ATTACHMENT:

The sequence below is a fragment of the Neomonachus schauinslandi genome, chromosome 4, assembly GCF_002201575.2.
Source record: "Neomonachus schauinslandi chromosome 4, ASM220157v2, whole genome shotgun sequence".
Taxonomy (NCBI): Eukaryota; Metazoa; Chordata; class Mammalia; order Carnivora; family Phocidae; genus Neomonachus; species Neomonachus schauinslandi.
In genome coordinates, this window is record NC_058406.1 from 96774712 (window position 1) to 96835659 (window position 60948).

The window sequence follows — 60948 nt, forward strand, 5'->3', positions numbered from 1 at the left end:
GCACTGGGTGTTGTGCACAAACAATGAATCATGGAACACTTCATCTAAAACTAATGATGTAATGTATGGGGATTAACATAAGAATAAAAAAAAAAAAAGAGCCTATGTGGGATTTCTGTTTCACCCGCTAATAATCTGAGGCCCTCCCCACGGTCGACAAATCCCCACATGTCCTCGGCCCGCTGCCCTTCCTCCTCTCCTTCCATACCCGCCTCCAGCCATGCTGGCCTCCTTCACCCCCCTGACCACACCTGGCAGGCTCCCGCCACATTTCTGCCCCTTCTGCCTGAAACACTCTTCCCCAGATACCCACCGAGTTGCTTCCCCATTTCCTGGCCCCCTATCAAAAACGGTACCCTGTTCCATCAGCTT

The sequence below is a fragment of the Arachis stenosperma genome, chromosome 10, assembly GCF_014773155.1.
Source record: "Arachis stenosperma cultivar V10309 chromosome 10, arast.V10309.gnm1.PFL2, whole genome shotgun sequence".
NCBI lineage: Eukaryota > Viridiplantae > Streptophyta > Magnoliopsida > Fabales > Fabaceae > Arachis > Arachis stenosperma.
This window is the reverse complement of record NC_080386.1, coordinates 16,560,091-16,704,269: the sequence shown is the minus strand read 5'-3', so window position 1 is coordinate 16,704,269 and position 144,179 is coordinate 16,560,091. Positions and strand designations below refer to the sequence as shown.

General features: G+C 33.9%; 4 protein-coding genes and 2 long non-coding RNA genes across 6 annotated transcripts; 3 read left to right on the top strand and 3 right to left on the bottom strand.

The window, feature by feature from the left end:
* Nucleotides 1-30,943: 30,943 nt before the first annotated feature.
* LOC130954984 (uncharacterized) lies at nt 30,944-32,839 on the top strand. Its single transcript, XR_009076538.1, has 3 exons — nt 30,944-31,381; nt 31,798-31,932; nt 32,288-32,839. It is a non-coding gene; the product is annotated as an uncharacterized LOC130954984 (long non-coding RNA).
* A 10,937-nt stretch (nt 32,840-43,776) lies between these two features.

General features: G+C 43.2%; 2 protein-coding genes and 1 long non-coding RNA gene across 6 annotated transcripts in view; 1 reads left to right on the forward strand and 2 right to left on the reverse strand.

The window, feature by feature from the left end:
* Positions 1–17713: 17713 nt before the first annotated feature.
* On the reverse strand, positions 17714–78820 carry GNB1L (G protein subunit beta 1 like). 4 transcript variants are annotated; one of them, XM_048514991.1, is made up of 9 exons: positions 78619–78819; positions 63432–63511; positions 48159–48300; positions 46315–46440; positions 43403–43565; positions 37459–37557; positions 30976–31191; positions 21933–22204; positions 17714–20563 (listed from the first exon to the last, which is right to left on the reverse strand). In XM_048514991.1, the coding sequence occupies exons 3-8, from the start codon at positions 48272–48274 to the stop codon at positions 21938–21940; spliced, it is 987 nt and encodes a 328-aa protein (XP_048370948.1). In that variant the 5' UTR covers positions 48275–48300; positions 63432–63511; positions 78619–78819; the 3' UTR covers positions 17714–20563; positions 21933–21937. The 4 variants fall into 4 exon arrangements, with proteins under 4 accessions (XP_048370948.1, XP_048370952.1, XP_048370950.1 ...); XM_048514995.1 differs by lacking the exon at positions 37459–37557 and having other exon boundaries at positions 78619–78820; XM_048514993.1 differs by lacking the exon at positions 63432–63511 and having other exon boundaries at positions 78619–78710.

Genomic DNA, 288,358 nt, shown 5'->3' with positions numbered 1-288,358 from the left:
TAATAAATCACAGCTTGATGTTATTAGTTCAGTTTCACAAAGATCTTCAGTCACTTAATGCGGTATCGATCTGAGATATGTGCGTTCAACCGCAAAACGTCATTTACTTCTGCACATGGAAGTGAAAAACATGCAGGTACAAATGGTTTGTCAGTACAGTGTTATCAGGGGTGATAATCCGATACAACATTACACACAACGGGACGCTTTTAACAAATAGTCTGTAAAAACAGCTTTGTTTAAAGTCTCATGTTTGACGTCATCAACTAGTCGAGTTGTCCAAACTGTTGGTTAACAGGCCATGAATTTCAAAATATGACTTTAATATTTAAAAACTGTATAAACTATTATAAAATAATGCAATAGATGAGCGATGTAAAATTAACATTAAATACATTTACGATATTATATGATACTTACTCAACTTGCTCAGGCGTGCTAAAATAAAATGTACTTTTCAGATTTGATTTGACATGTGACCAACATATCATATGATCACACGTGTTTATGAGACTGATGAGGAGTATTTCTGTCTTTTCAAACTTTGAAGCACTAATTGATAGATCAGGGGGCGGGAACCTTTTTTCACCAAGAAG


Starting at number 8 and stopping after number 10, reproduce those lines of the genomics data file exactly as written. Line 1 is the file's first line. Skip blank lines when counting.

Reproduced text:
Source record: "Arachis stenosperma cultivar V10309 chromosome 10, arast.V10309.gnm1.PFL2, whole genome shotgun sequence".
NCBI lineage: Eukaryota > Viridiplantae > Streptophyta > Magnoliopsida > Fabales > Fabaceae > Arachis > Arachis stenosperma.
This window is the reverse complement of record NC_080386.1, coordinates 16,560,091-16,704,269: the sequence shown is the minus strand read 5'-3', so window position 1 is coordinate 16,704,269 and position 144,179 is coordinate 16,560,091. Positions and strand designations below refer to the sequence as shown.